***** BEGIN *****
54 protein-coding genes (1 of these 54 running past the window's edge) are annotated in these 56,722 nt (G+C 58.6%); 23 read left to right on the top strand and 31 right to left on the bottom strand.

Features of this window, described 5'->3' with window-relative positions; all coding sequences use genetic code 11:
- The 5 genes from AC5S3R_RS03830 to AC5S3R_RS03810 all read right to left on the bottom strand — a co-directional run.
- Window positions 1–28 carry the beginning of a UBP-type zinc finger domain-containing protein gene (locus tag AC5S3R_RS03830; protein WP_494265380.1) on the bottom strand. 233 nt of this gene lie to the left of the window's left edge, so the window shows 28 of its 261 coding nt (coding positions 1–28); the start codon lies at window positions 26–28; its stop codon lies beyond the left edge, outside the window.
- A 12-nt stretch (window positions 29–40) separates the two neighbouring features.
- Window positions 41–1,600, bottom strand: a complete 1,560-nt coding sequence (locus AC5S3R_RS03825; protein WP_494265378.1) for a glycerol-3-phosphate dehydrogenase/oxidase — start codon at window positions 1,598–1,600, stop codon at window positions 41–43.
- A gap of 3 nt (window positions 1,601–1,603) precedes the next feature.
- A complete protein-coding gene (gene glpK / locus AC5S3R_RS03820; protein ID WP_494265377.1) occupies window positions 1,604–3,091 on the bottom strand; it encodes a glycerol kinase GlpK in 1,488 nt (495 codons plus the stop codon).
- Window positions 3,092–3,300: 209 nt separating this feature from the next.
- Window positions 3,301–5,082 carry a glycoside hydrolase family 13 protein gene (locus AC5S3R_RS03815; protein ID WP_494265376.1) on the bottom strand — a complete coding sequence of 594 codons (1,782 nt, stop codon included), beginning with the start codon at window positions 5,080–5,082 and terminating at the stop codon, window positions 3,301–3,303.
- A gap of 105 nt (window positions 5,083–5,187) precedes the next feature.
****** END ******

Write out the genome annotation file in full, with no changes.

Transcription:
54 protein-coding genes (1 of these 54 running past the window's edge) are annotated in these 56,722 nt (G+C 58.6%); 23 read left to right on the top strand and 31 right to left on the bottom strand.

Features of this window, described 5'->3' with window-relative positions; all coding sequences use genetic code 11:
- The 5 genes from AC5S3R_RS03830 to AC5S3R_RS03810 all read right to left on the bottom strand — a co-directional run.
- Window positions 1–28 carry the beginning of a UBP-type zinc finger domain-containing protein gene (locus tag AC5S3R_RS03830; protein WP_494265380.1) on the bottom strand. 233 nt of this gene lie to the left of the window's left edge, so the window shows 28 of its 261 coding nt (coding positions 1–28); the start codon lies at window positions 26–28; its stop codon lies beyond the left edge, outside the window.
- A 12-nt stretch (window positions 29–40) separates the two neighbouring features.
- Window positions 41–1,600, bottom strand: a complete 1,560-nt coding sequence (locus AC5S3R_RS03825; protein WP_494265378.1) for a glycerol-3-phosphate dehydrogenase/oxidase — start codon at window positions 1,598–1,600, stop codon at window positions 41–43.
- A gap of 3 nt (window positions 1,601–1,603) precedes the next feature.
- A complete protein-coding gene (gene glpK / locus AC5S3R_RS03820; protein ID WP_494265377.1) occupies window positions 1,604–3,091 on the bottom strand; it encodes a glycerol kinase GlpK in 1,488 nt (495 codons plus the stop codon).
- Window positions 3,092–3,300: 209 nt separating this feature from the next.
- Window positions 3,301–5,082 carry a glycoside hydrolase family 13 protein gene (locus AC5S3R_RS03815; protein ID WP_494265376.1) on the bottom strand — a complete coding sequence of 594 codons (1,782 nt, stop codon included), beginning with the start codon at window positions 5,080–5,082 and terminating at the stop codon, window positions 3,301–3,303.
- A gap of 105 nt (window positions 5,083–5,187) precedes the next feature.